Paradoxically while american military commitments

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military commitments strained the balance of payments, they also increasingly bought the UnitedStates freedom from the pressure of worrying about the issue. No matter the cost to West Germany and other countries of absorbing dollars, the reality of the American defense umbrella together with freedom from controversial domestic decisions more than made up for it. Now that the Cold War has become history, we may find that being the only superpower is far more expensive proposition than living in a bipolar world.Meanwhile, at home, Cold War defense spending had become a permeant part of the national budget, an undeniable drain on tax revenues but an important element in the government contribution to economic prosperity. If the nuclear arms race remained a cause for anxiety, joinedby more personal worries about the changing patterns of family life, a sense of relative security nevertheless spread. Socially, the civilian population in America was subject to air-raid drills andencouraged to build personal bomb shelters in the 1950s. This level of concern faded; however, awareness of the war was a constant. Prospects for world peace had dimmed, but the worst nightmares of the 1940s had eased as well (History of the American People, 590-600).America in 1963 still enjoyed its postwar economic boom. To be sure, millions of Americans, particularly African Americans and Latinos, did not share in the good times. But millions ahd managed to reach the middle class since the early 1950s. An expanding economy, cheap energy, government subsidies, and dominance in the global marketplace had made the “good life” available to more Americans than ever. The postwar “American dream” promised home ownership, college education, secure employment at decent wages, and many other thing. The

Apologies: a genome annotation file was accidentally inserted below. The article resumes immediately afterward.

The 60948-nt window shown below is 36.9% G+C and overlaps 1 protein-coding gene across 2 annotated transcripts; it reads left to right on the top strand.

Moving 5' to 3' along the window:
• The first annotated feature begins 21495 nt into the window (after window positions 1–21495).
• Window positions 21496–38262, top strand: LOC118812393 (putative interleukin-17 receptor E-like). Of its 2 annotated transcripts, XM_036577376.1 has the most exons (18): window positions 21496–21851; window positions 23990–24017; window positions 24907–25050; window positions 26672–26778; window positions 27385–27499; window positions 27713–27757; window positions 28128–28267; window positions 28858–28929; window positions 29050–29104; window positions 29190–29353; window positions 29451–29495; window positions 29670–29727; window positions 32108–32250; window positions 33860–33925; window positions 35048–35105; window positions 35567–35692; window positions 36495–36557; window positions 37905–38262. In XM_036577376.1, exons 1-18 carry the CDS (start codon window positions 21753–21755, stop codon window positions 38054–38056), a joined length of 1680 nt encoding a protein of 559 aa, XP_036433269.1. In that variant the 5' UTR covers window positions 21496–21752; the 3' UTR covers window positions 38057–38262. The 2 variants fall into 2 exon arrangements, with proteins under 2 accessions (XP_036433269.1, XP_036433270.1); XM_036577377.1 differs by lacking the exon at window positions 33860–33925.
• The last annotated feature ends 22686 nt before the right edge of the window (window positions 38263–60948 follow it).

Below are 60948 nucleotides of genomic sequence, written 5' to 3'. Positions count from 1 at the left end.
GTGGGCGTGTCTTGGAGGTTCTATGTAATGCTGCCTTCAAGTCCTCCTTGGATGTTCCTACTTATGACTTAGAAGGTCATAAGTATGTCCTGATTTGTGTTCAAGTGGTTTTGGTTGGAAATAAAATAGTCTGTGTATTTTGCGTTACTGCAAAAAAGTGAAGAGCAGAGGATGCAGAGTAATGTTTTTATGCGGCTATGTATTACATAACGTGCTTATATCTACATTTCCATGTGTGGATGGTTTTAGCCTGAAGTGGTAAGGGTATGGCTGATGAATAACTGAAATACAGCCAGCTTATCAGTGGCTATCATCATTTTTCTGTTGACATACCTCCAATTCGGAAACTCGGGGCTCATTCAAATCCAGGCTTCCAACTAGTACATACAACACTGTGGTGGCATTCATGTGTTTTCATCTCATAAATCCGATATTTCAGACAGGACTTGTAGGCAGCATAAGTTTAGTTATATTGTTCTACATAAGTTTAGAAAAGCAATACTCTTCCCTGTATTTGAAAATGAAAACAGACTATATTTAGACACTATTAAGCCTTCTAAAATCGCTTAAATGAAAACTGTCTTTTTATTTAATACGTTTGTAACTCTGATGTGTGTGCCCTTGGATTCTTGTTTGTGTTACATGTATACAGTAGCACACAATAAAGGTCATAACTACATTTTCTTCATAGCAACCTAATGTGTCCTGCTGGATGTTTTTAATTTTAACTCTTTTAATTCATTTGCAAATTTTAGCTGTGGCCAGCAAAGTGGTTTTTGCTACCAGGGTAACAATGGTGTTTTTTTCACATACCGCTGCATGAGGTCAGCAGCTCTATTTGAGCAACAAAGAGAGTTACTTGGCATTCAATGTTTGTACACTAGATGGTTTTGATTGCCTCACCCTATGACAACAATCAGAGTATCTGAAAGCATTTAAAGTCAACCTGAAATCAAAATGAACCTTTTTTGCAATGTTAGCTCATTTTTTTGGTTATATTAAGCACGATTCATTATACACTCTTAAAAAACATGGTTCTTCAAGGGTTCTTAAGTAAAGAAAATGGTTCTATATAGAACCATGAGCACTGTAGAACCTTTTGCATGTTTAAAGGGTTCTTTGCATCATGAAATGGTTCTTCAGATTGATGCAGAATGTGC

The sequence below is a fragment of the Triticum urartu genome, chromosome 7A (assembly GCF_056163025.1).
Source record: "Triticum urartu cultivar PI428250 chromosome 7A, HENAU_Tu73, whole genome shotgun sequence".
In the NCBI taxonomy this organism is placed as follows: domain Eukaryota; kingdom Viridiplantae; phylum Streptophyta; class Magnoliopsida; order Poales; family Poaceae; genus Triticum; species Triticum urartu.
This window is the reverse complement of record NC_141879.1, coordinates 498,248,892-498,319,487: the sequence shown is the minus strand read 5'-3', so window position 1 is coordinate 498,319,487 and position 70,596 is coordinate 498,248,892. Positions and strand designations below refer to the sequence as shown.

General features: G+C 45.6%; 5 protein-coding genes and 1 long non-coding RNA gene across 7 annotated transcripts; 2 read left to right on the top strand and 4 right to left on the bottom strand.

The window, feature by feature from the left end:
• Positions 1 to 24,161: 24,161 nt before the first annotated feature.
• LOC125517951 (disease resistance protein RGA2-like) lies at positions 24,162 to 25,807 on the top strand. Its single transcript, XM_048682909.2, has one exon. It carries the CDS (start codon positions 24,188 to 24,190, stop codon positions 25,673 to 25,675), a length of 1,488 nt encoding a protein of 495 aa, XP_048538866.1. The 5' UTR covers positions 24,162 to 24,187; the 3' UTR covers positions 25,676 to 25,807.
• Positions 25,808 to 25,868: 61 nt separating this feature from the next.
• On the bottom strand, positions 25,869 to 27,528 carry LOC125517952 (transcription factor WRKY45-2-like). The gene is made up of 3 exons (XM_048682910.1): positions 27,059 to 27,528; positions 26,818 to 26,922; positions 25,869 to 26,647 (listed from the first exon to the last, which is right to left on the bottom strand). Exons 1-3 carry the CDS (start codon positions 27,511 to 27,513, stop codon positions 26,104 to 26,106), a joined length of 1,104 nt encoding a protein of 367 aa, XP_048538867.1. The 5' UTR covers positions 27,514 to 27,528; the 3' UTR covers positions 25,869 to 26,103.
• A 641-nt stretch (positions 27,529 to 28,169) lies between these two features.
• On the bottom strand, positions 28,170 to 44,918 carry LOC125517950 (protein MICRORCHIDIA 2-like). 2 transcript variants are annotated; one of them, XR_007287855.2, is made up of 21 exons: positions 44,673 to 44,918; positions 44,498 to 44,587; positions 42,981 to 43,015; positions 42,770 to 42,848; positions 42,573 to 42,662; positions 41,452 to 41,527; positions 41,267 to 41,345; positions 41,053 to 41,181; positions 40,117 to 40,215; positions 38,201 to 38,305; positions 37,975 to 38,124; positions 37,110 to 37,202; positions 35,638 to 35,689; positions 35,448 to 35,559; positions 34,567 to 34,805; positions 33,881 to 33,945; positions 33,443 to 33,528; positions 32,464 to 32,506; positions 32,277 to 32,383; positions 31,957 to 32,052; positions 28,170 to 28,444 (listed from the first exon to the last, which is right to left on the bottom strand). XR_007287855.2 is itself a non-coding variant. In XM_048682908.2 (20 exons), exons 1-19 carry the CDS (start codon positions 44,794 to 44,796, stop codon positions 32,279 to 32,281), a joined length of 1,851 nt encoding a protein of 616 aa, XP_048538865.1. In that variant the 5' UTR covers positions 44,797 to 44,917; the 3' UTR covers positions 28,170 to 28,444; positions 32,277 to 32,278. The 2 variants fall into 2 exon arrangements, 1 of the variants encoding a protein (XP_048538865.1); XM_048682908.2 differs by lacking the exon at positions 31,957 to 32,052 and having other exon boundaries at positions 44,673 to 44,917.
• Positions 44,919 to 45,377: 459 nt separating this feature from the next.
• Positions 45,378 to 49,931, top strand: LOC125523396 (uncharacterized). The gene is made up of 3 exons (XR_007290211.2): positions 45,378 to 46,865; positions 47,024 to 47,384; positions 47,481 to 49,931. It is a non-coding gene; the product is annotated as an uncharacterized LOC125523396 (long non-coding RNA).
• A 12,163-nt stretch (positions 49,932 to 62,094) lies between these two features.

9 Drew Bledsoe The Events of the Cold War: Foreign and Domestic Prompt 1presidential transition of 1961—from grandfatherly war hero Eisenhower to charismatic young war hero Jack Kennedy—symbolized for many a generational shift as well. By 1963, young people had more influence than ever before in shaping the nation’s political life.For twenty years American leaders, preoccupied with promoting national security throughout the globe, relied on a strategy of global containment and deterrence, trying to preventSoviet communism from expanding its empire. American policymakers believed that protecting other countries from the Soviet threat indirectly protected the United States and enhanced its national security. Hence, lines were drawn, countries were labeled friend or foe, and national commitments to friendly regimes were made. And when foreign threats were perceived, the United States responded. This policy of global containment inevitably led to American interventionism abroad and its tragic involvement in the Vietnam War.

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